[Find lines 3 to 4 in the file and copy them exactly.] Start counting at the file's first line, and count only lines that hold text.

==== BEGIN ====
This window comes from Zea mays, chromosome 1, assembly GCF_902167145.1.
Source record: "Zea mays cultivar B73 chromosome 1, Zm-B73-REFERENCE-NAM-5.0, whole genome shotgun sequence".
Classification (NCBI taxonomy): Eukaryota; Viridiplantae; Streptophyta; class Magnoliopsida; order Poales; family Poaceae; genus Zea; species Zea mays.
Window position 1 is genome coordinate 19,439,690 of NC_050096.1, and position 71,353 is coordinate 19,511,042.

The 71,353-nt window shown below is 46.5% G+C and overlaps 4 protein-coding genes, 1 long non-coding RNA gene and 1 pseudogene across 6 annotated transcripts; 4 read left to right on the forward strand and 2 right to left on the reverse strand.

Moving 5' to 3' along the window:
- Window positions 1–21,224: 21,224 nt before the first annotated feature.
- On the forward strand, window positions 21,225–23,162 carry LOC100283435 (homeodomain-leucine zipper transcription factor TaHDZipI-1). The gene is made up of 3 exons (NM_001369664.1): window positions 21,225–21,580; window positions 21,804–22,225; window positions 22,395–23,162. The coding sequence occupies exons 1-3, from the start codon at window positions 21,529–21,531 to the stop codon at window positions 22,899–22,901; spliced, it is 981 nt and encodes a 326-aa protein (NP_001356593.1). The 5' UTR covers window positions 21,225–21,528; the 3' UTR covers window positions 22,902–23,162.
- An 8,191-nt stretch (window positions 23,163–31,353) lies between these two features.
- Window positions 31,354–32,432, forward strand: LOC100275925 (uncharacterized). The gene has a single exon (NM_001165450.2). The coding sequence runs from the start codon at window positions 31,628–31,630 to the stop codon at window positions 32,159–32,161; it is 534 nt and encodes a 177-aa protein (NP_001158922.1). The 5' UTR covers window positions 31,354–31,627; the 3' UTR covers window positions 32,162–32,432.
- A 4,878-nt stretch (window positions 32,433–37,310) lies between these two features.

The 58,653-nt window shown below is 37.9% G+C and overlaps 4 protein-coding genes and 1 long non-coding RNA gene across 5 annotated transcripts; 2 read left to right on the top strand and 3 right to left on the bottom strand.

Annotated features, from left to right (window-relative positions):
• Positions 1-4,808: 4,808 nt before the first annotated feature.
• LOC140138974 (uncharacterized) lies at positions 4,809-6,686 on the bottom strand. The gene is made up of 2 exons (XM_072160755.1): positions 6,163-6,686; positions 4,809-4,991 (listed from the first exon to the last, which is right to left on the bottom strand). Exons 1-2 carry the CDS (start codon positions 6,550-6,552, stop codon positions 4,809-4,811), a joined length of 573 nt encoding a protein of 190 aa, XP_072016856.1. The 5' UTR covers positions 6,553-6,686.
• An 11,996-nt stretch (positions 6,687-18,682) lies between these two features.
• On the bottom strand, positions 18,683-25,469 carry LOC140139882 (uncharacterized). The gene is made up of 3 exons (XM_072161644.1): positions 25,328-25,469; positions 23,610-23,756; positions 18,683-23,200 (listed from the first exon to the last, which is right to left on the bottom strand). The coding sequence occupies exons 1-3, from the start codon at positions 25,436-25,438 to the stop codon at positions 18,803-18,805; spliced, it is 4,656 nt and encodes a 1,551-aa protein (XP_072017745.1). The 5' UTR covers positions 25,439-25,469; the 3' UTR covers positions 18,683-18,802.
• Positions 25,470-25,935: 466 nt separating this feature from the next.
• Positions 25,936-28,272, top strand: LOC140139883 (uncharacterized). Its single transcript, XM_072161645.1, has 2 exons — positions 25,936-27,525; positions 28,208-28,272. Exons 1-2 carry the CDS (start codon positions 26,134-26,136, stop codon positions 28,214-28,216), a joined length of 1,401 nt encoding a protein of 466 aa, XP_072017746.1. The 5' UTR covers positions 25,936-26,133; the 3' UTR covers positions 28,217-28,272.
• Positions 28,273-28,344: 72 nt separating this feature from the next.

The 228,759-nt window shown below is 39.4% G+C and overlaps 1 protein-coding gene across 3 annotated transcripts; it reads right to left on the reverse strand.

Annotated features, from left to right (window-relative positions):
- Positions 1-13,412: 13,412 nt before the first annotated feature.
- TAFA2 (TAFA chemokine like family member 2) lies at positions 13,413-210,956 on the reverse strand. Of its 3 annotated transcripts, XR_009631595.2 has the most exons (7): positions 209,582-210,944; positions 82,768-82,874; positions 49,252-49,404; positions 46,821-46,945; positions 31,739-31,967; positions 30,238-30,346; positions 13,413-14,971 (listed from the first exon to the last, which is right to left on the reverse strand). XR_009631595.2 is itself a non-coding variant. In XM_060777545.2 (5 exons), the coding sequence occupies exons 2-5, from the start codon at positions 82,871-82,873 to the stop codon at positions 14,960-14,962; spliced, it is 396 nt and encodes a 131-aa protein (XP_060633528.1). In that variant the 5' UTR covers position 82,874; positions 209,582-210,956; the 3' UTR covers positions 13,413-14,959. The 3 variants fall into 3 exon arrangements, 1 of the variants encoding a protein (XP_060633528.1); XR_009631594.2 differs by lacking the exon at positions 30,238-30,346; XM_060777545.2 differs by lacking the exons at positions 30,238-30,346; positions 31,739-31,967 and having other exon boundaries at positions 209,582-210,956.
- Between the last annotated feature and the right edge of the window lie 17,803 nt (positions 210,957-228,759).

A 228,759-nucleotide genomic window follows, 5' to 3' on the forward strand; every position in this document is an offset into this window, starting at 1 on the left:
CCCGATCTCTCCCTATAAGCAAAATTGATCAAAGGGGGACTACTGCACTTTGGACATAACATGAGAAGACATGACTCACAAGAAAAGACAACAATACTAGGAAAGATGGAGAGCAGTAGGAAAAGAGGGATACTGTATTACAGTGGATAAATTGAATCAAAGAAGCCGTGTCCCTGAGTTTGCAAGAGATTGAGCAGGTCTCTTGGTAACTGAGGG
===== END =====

Classification (NCBI taxonomy): Eukaryota; Viridiplantae; Streptophyta; class Magnoliopsida; order Poales; family Poaceae; genus Zea; species Zea mays.
Window position 1 is genome coordinate 19,439,690 of NC_050096.1, and position 71,353 is coordinate 19,511,042.